My name is Rosa Pope, I am the mother of six daughters and I have been married for 29 years to a wonderful man. We are a military family (my husband is now retired AF) and 4 of my daughters were also AF. I have traveled a lot and had many doctors but I never had a mammogram! I just never thought it would happen to me, plus the doctors never insisted when I said I “didn’t want one”.
We lived in Portugal and upon returning to our home in Colorado my husband and I decided due to other factors that we were ready for warmer weather. We were taking a leap and after many discussions, my husband had decided to change jobs. He would however do one last assignment to France, which would be a little over 30 days. I would stay and handle all the house showings and packed out the house. Our house sold much faster than anyone expected, and now we really had to get out. After a week of packing I received a call that my father was ill, so, I took off to the Panhandle straight to the hospital. While driving back to Colorado I felt a lot of strain on my left arm and had to drive back with one hand. I kept telling myself I needed to go see my primary doctor as soon as I returned. I made my appointment and my doctor wanted to do a breast exam. I stated “ It’s not my breast, I think I pulled a muscle from packing ,“ but she did the exam. She then pleaded with me to go get the mammogram. She knew how I felt and that I had never had one done, but I finally said,”okay. “
I went to get the mammogram and at this time I was not worried nor was I concerned. I didn’t know what to expect, to be honest. I arrived and was directed into a different area where I now found myself sitting in a room full of ladies all dressed in white and blue gowns. I also changed and joined the ladies (now dressed in the same color gown). I had placed all my things in the locker, including my phone. That was my first mistake! My husband always calls to see how I am doing and because I had locked my phone he started to call my daughters…than they all were calling my phone, unbeknownst to me.
My mammogram went okay, so I thought, but I was asked to please sit and wait in a different area. I was advised that I would now be given a sonogram, still not worried. The doctor introduced himself and stated I would need a biopsy. I think I was more concerned of upsetting my husband who was so far away. I requested they schedule the biopsy ASAP . I did tell my daughters that everything was okay and that I would be getting a biopsy. My daughters panicked and were pressing their father to get back fast, also unbeknownst to me. I was still not worried. I had my biopsy and 6 specimens were taken. I recall going to see my primary doctor where she sat very close to me and held my hand. She proceeded to inform me that I had cancer. Without blinking, I thanked her and walked out. Two days later I did return, this time with questions and at this point it became a reality. I had Invasive Ductal Carcinoma stage 2 , My doctor cared enough to insist on the mammogram that probably saved my life. She proceeded to tell me what was ahead for us. I say us, because if you have a family, it effects everyone.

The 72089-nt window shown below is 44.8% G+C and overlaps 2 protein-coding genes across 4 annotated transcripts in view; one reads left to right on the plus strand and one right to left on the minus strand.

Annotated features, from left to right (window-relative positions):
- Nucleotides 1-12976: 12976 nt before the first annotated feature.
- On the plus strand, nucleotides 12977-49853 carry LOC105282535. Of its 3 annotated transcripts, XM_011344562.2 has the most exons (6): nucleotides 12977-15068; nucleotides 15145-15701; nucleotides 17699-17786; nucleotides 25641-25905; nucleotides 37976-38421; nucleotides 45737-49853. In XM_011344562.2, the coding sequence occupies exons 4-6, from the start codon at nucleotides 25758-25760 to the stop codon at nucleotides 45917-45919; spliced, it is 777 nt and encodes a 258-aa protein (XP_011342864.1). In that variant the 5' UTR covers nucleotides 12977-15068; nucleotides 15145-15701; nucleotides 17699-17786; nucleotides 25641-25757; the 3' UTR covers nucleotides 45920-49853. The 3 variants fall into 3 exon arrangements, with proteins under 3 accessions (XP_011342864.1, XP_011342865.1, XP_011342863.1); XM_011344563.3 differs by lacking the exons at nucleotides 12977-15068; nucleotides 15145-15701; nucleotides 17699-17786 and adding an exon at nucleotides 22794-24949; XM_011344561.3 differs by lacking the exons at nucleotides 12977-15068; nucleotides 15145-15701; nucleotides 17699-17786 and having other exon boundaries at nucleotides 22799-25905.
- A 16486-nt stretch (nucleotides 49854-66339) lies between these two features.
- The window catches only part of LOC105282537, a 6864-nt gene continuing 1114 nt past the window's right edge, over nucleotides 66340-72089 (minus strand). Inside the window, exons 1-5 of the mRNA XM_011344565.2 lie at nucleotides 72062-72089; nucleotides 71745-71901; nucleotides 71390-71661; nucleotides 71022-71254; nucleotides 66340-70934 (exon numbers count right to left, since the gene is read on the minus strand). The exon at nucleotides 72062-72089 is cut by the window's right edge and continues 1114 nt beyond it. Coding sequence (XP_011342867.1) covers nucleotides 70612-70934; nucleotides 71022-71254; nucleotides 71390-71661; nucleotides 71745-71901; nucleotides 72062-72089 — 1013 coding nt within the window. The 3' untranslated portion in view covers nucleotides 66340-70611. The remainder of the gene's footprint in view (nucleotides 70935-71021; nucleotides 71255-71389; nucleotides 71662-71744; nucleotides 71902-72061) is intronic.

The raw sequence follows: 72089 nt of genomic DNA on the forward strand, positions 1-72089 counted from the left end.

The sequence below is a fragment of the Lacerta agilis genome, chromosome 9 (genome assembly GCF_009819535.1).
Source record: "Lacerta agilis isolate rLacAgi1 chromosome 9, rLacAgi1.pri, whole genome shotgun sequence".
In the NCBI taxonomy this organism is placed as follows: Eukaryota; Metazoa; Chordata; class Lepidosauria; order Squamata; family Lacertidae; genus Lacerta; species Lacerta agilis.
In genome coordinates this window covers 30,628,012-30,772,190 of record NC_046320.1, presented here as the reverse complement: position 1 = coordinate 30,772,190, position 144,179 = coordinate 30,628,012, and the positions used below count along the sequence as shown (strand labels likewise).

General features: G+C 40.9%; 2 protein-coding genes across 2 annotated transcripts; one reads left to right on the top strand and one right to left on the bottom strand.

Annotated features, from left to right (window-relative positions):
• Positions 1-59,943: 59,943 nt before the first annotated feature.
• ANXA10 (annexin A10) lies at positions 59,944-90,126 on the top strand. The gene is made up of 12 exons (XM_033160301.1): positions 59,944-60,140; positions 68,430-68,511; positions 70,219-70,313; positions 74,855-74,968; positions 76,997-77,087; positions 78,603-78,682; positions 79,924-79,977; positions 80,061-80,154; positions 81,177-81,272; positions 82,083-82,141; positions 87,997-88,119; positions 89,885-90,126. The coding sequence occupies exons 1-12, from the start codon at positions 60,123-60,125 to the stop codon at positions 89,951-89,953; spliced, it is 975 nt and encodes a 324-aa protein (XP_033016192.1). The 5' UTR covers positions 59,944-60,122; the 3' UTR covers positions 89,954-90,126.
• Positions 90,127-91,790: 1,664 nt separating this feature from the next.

To my two surprise, two of my cousins drove to Colorado to comfort me and be by my side. One day I answered a knock on the door and it was my husband. He had come home early and was full of questions, which I didn’t have answers to. I started to receive many calls and soon realized we had so many appointments in store for us. I have always said someone should hand out appointment calendars when given a cancer diagnosis! By this time, we had moved from our home and were living in a hotel. My surgeon was wonderful, as were the nurse navigator and the many, many medical personnel that we encountered. I had elected to have a double mastectomy, but because we were now displaced and pending to leave for Texas, I ended up having a lumpectomy. I recovered in the hotel and the we headed to Texas. In Texas, I was lost I knew no one, and didn’t know where to start. I found my oncologist, who started the ball rolling again. I had 36 weeks straight of radiation. On my first day, while sitting in the waiting room to receive radiation, I started to cry, I wished my mother was with me, but my mother was no longer with us. The following day a very nice lady approached me and gave me a card with her name and number, plus the number for the Cancer Support Community, which was located right up the street from me. I called and was received with welcome arms. I was able to attend my Wellness support group right away, which has become a life saver for me on so many platforms. I learned a lot through the group meetings and volunteers/presenters that come to provide information on so many levels. This is where I was able to find a surgeon and now feel that a number of my questions have been answered. I must say, that this part of our life is not over yet, but without Cynthia Cervantes and Stacy Birst-Yates, and the support and compassion they provided, along with all the extras, I, myself, would be lost. I was fortunate. I wish more advertising was provided. God bless these angles that will always hold a part of my heart. The Future holds for me a double mastectomy, but with these ladies on my side and so many new friends, I will prevail.
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